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Bahia Bustamante sits right on a peaceful bay. There are whitewashed houses with bright red picnic tables that line a rough dirt road along the beach. The houses back a bit were built 60 years ago for the farmhands and their families, there are now new houses only a few steps from the beach that were added more recently for guests. So upon our return from the forest we settled into our lovely little house right on the beach.
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Whilst we were staying here all our meals were included. We ate in the communal dining room, which was a white washed building lined with pictures of Bahia Bustamante in the 1950s. It was really interesting looking back at the history.

28th February – It was still an overcast morning, but this morning we went by jeep a few kilometres away from the hostel to the peninsula.
It was a bit strange seeing sheep running on the beach.
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We were dropped off for a lovely walk to the tip. We stopped along the way to see the 25 million year old oyster beds.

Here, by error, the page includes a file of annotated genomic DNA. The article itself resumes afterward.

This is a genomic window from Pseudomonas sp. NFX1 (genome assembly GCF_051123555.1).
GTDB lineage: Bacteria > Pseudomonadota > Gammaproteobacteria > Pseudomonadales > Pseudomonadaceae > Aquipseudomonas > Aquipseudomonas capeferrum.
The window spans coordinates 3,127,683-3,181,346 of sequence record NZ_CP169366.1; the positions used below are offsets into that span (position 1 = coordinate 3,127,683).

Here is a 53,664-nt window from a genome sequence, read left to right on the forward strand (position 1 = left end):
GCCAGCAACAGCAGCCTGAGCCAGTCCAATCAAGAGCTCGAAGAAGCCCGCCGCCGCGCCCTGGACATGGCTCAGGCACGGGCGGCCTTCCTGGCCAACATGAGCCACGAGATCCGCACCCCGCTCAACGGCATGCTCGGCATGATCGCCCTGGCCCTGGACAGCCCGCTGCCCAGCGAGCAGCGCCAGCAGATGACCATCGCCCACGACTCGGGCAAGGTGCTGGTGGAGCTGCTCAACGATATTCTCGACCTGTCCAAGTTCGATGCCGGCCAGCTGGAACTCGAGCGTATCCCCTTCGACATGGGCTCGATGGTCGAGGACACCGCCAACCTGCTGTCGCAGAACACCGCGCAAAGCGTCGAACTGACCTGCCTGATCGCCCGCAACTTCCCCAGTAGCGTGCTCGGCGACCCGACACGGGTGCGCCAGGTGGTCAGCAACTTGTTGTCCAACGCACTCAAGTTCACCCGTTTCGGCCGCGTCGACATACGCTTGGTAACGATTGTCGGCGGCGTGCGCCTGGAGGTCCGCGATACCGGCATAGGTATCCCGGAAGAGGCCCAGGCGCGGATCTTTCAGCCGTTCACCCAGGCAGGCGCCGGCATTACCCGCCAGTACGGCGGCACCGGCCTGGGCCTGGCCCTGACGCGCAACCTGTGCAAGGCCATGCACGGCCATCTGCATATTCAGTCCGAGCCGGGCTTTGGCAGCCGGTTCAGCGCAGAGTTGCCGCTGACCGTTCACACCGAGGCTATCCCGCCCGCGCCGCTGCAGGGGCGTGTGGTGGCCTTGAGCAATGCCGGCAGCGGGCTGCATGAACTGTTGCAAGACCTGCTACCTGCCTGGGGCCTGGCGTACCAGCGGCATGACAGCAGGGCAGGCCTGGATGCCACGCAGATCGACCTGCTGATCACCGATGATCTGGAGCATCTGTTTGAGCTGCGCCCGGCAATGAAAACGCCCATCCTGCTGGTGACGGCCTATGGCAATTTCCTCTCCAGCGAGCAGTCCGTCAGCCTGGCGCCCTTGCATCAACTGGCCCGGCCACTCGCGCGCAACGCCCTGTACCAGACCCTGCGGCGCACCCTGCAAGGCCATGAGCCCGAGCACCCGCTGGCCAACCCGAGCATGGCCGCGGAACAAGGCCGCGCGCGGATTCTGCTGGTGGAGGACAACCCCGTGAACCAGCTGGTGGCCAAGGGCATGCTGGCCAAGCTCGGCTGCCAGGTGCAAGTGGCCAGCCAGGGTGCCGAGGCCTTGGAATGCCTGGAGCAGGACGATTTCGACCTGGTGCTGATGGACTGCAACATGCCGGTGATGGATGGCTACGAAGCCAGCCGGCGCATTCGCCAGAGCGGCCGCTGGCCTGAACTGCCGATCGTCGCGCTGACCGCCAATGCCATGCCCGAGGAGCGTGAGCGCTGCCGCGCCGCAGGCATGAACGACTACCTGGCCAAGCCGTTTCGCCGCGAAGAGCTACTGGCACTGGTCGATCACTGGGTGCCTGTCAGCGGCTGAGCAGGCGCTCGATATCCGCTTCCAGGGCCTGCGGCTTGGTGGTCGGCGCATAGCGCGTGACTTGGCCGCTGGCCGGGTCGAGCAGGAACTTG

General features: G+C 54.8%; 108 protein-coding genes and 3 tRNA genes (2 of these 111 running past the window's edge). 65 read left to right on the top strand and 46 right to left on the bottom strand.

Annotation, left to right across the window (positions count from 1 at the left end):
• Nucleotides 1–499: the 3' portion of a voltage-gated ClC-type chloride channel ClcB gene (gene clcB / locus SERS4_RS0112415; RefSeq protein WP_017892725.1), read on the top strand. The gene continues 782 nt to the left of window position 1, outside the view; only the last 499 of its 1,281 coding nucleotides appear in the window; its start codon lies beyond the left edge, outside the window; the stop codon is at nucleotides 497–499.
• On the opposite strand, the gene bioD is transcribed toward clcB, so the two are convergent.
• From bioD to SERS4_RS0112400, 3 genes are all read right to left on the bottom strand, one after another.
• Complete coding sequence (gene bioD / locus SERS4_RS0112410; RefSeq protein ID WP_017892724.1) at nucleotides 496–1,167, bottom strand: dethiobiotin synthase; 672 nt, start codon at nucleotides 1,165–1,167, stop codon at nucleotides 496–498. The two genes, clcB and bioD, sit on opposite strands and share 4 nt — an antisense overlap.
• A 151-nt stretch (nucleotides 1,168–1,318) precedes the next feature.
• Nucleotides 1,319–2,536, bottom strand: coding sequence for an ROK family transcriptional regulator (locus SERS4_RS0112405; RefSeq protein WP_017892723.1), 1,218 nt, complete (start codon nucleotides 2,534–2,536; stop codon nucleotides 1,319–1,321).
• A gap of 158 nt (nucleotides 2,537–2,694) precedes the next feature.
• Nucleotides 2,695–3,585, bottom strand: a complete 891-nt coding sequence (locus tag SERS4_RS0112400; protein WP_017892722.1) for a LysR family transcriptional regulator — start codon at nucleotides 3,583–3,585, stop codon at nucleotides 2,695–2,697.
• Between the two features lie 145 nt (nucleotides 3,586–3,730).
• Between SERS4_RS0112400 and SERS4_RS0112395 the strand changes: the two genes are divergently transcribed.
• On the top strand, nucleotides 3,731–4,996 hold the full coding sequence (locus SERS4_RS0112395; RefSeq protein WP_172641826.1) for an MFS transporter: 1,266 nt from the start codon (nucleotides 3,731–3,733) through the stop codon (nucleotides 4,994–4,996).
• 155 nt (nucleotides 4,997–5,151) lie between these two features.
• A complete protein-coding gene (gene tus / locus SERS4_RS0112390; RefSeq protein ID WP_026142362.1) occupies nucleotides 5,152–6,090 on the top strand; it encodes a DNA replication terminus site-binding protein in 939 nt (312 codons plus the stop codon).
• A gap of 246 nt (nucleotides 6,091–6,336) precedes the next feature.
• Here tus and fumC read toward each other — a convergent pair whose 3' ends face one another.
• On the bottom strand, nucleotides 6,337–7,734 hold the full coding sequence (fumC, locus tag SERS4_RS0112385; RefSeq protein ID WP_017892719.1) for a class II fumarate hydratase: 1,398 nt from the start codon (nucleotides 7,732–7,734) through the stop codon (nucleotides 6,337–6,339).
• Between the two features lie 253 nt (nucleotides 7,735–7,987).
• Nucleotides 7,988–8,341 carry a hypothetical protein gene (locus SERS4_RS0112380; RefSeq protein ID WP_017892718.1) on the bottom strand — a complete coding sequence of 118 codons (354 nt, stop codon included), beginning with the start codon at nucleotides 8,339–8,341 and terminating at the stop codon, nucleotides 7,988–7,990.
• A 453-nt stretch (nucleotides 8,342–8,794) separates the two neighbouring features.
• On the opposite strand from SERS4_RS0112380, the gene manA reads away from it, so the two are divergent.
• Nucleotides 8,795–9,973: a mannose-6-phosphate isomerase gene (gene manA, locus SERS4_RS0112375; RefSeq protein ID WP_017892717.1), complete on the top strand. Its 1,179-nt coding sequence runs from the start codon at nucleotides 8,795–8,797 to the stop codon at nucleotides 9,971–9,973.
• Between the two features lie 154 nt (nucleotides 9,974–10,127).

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There was quite a bit of bird life and the scenery was lovely. We then returned just in time for lunch.
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We had a couple of spare hours after lunch to wander around the area before we sat down for a lecture on the marine life in the area. It was a bit depressing as they showed figures on the decline in marine life in this region over the last 20 years, which is mainly due to all the fishing boats 250km off shore in International Waters. They are fishing in the same area where the animals go to eat and a lot are also killed accidently because of the nets and lines. We then headed off by jeep to an inlet where we were to take a boat trip out into the bay. When we arrived the boat was sitting in mud and we were wondering how on earth we were going to head out. However within 20 minutes the tide had come through the inlet and the boat was floating ready for us to board. We headed out into the bay where there were several islands which had birds such as flightless steamer ducks